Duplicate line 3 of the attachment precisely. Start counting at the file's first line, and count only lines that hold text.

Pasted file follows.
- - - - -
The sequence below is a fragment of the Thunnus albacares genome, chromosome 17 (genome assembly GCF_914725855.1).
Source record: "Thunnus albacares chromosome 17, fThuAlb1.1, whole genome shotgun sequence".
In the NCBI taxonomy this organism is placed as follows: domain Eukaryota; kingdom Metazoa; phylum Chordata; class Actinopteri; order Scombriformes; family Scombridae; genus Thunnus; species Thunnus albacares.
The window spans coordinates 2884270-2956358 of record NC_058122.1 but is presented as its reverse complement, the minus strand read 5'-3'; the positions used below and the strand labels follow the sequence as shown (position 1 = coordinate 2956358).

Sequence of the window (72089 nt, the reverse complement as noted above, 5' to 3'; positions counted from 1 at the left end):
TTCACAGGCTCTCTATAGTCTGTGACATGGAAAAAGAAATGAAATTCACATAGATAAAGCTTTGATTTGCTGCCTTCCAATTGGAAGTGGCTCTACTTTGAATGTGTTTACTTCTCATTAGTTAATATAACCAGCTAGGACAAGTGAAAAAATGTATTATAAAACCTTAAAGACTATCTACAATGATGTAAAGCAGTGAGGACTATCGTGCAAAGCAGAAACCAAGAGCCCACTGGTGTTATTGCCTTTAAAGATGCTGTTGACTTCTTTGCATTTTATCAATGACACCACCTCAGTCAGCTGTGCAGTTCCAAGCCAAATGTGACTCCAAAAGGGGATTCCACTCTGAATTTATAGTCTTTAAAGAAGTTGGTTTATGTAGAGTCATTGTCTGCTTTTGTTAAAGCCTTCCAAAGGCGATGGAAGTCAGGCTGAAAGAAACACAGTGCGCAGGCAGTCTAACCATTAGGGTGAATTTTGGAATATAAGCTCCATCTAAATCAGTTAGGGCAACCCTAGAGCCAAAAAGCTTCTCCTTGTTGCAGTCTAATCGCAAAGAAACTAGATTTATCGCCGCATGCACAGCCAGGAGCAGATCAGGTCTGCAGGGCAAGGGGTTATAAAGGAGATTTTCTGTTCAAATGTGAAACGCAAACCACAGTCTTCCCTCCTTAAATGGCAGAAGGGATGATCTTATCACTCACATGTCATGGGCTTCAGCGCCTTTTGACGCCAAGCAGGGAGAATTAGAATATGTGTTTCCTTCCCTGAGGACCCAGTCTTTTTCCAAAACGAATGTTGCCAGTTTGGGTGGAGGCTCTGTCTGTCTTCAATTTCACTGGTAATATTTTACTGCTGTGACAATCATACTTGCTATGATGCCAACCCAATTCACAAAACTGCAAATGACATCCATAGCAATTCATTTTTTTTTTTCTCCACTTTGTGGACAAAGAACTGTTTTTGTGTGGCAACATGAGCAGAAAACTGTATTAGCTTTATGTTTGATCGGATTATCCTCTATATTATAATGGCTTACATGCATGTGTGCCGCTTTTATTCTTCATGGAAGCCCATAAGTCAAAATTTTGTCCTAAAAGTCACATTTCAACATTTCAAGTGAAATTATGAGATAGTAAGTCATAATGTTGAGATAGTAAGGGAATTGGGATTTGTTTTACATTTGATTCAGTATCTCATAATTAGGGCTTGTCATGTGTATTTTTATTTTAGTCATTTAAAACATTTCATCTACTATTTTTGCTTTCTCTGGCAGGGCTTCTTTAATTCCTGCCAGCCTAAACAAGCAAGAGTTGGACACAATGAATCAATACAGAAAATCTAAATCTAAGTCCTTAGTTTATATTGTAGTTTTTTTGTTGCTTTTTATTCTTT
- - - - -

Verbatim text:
In the NCBI taxonomy this organism is placed as follows: domain Eukaryota; kingdom Metazoa; phylum Chordata; class Actinopteri; order Scombriformes; family Scombridae; genus Thunnus; species Thunnus albacares.